For example, Davis’s debut creative nonfiction picture book, 30,000 Stitches: The Inspiring Story of the National 9/11 Flag, illustrated by Sally Wern Comport, tells the true story about the American flag that was put up over Ground Zero in the days following 9/11. It became torn, and tattered and was soon taken down and stored away. Later, the flag emerged and embarked on a historic journey across all fifty states to be restored. On the tenth remembrance of 9/11, the flag returned to New York as a restored symbol of unity and hope.
Through the text and images, 30,000 Stitches highlights people helping people. The story reminds us of the good of humanity. People from all walks of life came together to make the flag whole again and to help one another heal. Along the way, they shared their stories of pain, sorrow, love, and sacrifice. With each stitch, they told their stories and by doing so, they helped heal the flag while also helping heal each other’s hearts. 30,000 Stitches reminds children (and adults) that there is power in our shared stories, there is power in unity, and that if we reach out our hands, we can help heal our hearts.
Additionally, from teachers to students, soldiers, to everyday citizens like you and me, Comport’s illustrations are representative of the diverse people from a variety of communities who came out to connect with their fellow humans.
Traveling over 120,000 miles the flag crisscrossed borders and cross-stitched lives. Stitches were placed by members of Martin Luther King Jr’s family at The King Center in Atlanta, where stories of activism and the struggle for equality was told, and by Navajo Code Talkers in New Mexico where stories of survival were shared.
By depicting an array of people from different jobs, communities, and backgrounds, readers of all ages can see themselves in the story. They may feel more connected to the images and words in the text and possibly feel empowered to share their own stories with others. As one young reviewer wrote, “The illustrations were a reflection of the people who live in America, with almost anyone reading it being able to see themselves on the pages.”
In Ana’s debut book, Bella’s Recipe For Success, illustrated by Geraldine Rodriguez, readers connect with the universal emotions that Bella experiences as she tries to figure out what she is good at. Bella’s hermano can play the piano with her eyes closed. Her hermana can do 14 cartwheels in a row.
Bella’s cartwheels look like a jirafa rolling downhill. And when she plays the piano, her hands are as heavy as elephant feet. With her Abuela’s help, Bella learns that you can always try again.
Throughout the book, Bella feels many different emotions. First, she is jealous of her siblings. Then, she feels like a failure and quits.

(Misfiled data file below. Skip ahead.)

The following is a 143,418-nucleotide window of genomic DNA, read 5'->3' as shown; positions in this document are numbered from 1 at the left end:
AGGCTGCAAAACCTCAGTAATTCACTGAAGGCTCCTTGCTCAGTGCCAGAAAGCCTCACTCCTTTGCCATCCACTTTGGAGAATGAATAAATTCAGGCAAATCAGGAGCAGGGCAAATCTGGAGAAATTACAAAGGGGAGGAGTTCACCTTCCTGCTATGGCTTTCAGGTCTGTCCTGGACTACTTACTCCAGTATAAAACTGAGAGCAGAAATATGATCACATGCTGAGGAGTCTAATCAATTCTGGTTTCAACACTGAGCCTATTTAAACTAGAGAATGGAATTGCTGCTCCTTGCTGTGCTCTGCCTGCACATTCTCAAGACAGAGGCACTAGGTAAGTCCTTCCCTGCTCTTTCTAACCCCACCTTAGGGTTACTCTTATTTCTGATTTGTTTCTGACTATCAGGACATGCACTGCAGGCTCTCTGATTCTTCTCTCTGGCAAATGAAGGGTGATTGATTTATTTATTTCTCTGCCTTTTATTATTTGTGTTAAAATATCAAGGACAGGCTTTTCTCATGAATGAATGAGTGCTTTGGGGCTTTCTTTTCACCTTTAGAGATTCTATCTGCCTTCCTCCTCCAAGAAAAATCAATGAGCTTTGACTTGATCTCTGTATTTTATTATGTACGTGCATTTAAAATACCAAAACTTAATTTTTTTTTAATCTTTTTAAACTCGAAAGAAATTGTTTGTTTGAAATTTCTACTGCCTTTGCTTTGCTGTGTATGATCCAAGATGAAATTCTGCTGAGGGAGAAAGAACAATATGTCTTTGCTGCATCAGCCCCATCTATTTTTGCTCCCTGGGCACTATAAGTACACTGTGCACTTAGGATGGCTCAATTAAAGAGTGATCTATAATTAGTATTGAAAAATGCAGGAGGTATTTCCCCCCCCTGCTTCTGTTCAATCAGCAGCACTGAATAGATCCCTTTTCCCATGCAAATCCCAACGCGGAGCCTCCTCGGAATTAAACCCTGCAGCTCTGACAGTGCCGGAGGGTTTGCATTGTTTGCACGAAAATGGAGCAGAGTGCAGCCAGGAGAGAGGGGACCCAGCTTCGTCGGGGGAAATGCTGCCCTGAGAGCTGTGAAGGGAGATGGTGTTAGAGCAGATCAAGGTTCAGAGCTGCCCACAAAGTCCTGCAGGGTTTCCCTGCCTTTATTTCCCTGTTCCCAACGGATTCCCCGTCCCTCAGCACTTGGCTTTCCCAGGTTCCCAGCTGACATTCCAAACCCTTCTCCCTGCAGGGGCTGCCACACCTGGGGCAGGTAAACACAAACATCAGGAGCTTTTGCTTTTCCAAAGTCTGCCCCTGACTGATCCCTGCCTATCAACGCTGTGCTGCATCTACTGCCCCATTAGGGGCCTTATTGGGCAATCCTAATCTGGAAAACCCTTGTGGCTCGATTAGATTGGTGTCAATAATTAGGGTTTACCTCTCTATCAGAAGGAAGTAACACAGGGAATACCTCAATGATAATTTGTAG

Then she feels frustrated with her desastres. And finally, she feels proud and resilient. Through funny situations and tribulations, children will connect to Bella through universal emotions.
Bella is a Latina girl in an intergenerational family. Bella is part Cuban-Brazilian (author) and Mexican (illustrator). Are kids from these countries different from us? Maybe they prefer polvorones to donuts. Maybe they live in a house with abuelos, tías y primos. But do they feel frustrated? Do they feel sad? Do they react the same way? By showing kids we might react differently to certain situations, but our feelings are universal, we are also showing what connects us as humans—we’re basically the same and we should respect each other. We are all people. We all need each other.
In the end, we need stories to experiment and to connect. Whether it’s students sharing their stories in the classroom or children absorbing stories from the pages of books, the power of our stories to connect us as humans through our shared emotions and experiences is a beautiful and necessary component of creating a more kind and understanding world. In his recent interview on Education Talk Radio, member Ezra Hyland noted, “Humans don’t make our stories, it’s stories that make us human (paraphrasing Amiri Baraka). It’s not until we know the stories of each other that we embrace our humanity. When I know the stories of my people and my culture, that’s when I become human myself.”
SCBWI AZ Equity and Inclusion List
Amanda Davis is a teacher, artist, writer, and innovator who uses her words and pictures to light up the world with kindness. Amanda is the recipient of the 2020 Ann Whitford Paul—Writer’s Digest Most Promising Picture Book Manuscript Grant and teaches art at a public high school in Massachusetts where she was selected as 2020 Secondary Art Educator of the Year. Amanda is the author of 30,000 STITCHES: THE INSPIRING STORY OF THE NATIONAL 9/11 FLAG and has poetry and illustrations featured in The Writers’ Loft Anthology, FRIENDS AND ANEMONES: OCEAN POEMS FOR CHILDREN. When she’s not busy creating, you can find her sipping tea, petting dogs, and exploring the natural wonders of The Bay State with her partner and her rescue pup, Cora. You can learn more about Amanda at www.amandadavisart.com and on Twitter @amandadavisart and Instagram @amandadavis_art.
Ana Siqueira is a Spanish-language elementary teacher, an award-winning Brazilian children’s author, and a published author in the Foreign Language educational market – EL PATO QUIERE UVAS. Her forthcoming picture books include BELLA’S RECIPE FOR DISASTER/SUCCESS (Beaming Books, 2021), IF YOUR BABYSITTER IS A BRUJA(SimonKids,2022), and ABUELA’S SUPER CAPA (HarperCollins 2023) – two-book deal auction. The second book has not been chosen yet. Ana is a Local PBS Media Innovator, Global Educator (IREX), member of SCBWI, Las Musas Book, and co-founder of LatinxPitch. Besides writing, Ana loves to read, teach, and play with her Cuban-Brazilian-American grandchildren. Find more about her and her books here.